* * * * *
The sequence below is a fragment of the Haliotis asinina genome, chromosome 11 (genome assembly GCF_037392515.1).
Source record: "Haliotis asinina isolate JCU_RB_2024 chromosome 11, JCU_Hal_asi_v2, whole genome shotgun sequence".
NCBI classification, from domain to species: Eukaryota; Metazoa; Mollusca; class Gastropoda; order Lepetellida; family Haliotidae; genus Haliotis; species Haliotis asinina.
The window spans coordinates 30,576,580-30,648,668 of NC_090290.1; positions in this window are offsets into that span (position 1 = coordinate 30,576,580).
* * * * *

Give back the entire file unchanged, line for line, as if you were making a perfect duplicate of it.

The sequence below is a fragment of the Haliotis asinina genome, chromosome 11 (genome assembly GCF_037392515.1).
Source record: "Haliotis asinina isolate JCU_RB_2024 chromosome 11, JCU_Hal_asi_v2, whole genome shotgun sequence".
NCBI classification, from domain to species: Eukaryota; Metazoa; Mollusca; class Gastropoda; order Lepetellida; family Haliotidae; genus Haliotis; species Haliotis asinina.
The window spans coordinates 30,576,580-30,648,668 of NC_090290.1; positions in this window are offsets into that span (position 1 = coordinate 30,576,580).